Review from EverReady Book Reviews
by Sue Ready
Literary recognition and accolades for Pat Jurgens’s debut and award-winning novel “Falling Forward A Woman’s Journey West” are well deserved. The story of Louisa Steinbacher, a 17-year-old Mennonite young woman, is a saga of self-discovery and coming of age set in the historical west near the turn of the century. With Jurgens’s meticulous research and period details, Louisa’s story comes alive. The reader learns more about the foundations of the Mennonite community that shapes her story. The insertion of Germanic dialect in the story adds authenticity to the story. Jurgens’s vivid descriptive writing gives readers a sense of place from the farmlands of Ohio, to the unforgiving desert landscape of CA, to the majestic mountains of CO. It’s an engaging story that moves the pacing of the story along.
Review from The Record, Evergreen Historical Society
by Elaine Hayden
This well-researched and constructed novel takes us on a journey with central character, Louisa, as she flees a restrictive Mennonite community in Ohio and travels to California, the Grand Canyon and on to Colorado. While not a placid journey, Jurgens succeeds in chronicling the physical and emotional perils that Louisa encounters in her search for a landing as Jurgens writes, “Now she was layered with toughness from the dry wind and the burning sun that streaked her hair. And she had an insatiable thirst for new experiences”. pg 309.
The period detail captured in Pat’s writing is evocative of the style of author, Sandra Dallas, as familiar landmarks, personalities and events are introduced that include the Harvey Girls; activist, Elizabeth Cady Stanton; Denver Union Station; the Brown Palace Hotel; Central City and the Indian Hot Springs. Finding herself in the West in 1900, Louisa soon realizes she fled a restrictive society only to encounter restrictions in the broader world that limited the rights of women in social and business settings. As Louisa advocates for women’s rights, she comes to realize that, “ In the West women have to be bolder, because they often find themselves on their own”. pg 216.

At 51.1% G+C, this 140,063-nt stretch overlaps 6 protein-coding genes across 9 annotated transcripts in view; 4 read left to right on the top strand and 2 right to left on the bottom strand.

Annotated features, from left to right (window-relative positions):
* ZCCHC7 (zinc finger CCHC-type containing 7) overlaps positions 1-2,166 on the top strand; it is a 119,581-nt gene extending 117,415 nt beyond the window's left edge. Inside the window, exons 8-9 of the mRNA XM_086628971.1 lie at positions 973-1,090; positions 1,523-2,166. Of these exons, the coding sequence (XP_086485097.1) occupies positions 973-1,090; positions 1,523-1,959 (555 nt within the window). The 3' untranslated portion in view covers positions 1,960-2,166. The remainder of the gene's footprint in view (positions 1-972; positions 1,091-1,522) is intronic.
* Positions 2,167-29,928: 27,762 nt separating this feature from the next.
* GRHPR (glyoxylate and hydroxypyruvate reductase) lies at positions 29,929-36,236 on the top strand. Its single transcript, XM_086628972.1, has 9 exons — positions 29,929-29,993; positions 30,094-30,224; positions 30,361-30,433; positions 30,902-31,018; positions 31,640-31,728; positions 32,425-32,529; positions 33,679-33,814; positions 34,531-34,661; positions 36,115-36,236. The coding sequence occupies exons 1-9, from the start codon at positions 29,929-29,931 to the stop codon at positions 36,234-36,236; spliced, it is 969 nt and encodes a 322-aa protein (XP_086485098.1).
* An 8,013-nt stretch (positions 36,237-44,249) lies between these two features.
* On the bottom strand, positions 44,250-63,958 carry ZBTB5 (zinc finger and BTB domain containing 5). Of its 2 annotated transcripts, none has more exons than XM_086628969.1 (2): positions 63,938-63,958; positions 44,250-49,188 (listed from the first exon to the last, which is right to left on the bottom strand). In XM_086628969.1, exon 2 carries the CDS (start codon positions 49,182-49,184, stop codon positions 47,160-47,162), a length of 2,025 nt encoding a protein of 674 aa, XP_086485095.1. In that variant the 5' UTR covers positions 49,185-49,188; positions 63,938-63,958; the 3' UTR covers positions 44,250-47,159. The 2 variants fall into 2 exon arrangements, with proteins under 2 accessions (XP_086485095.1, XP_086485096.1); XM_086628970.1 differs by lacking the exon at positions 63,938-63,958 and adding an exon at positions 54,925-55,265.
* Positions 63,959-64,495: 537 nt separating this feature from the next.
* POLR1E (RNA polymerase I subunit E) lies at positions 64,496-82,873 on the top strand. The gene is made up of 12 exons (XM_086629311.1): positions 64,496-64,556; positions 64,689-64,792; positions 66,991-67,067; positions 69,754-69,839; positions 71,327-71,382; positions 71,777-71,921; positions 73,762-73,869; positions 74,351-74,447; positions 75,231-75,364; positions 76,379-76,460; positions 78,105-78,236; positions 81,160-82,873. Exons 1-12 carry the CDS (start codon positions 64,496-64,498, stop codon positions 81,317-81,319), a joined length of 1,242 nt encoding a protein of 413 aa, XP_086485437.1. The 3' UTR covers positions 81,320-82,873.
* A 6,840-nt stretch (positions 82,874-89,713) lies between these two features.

While the majority of Pat’s novel is set in the historical West, themes emerge as the resilience of women throughout history mirrors many challenges faced by women in contemporary society today. The complexities of Louisa’s family, various relationships and communities help to endear Louisa to the reader as she wends her way on an often perilous pilgrimage.
This is a novel you will want to add to your library and to gift. Well done, Pat!
Falling Forward is much more than a tale of a westward journey. At its heart is a story of how its female protagonist navigates a patriarchal society on the cusp of women’s suffrage during the turn of the 20th century.
Louisa Steinbacher is born into a strict Mennonite family on a farm in Ohio. But within her burns the craving to move beyond the prescribed female roles of mother and homemaker, roles she finds crushing. In search of her true self, she flees those rigid religious and societal straightjackets and heads West, where she must deal with the painful challenges of being swept up in two movements: westward expansion and the fight for women’s empowerment.
Along the way, she is married, widowed and courted again. She is oppressed and abused, but recovers, stronger than before. All the while, she wavers between the need for security that the traditional roles offer and the self-sufficiency society frowns upon. The tension between the two compulsions keeps the story moving quickly in unexpected directions until its resolution.
Jurgens skillfully integrates into this intensely personal struggle a realistic and colorful narrative of a West that is in transition from the wild and woolly to a modernizing and urbanizing world on the threshold of automobiles and airplanes. Before arriving there, readers are stylishly immersed in the hardscrabble farm life of “springhouses,” “haymows” and “singletrees” and a land where “Tall grasses leaned and swayed, crossing their stems like young girls dancing in gay abandon.”
This story provides a measure of how far we have come from a time when women were denied the franchise and fundamental rights now available. It is an engaging slice of history that reminds readers of the personal costs that civil rights pioneers paid to realize those blessings.
2020 Reader’s Favorite
By Viga Boland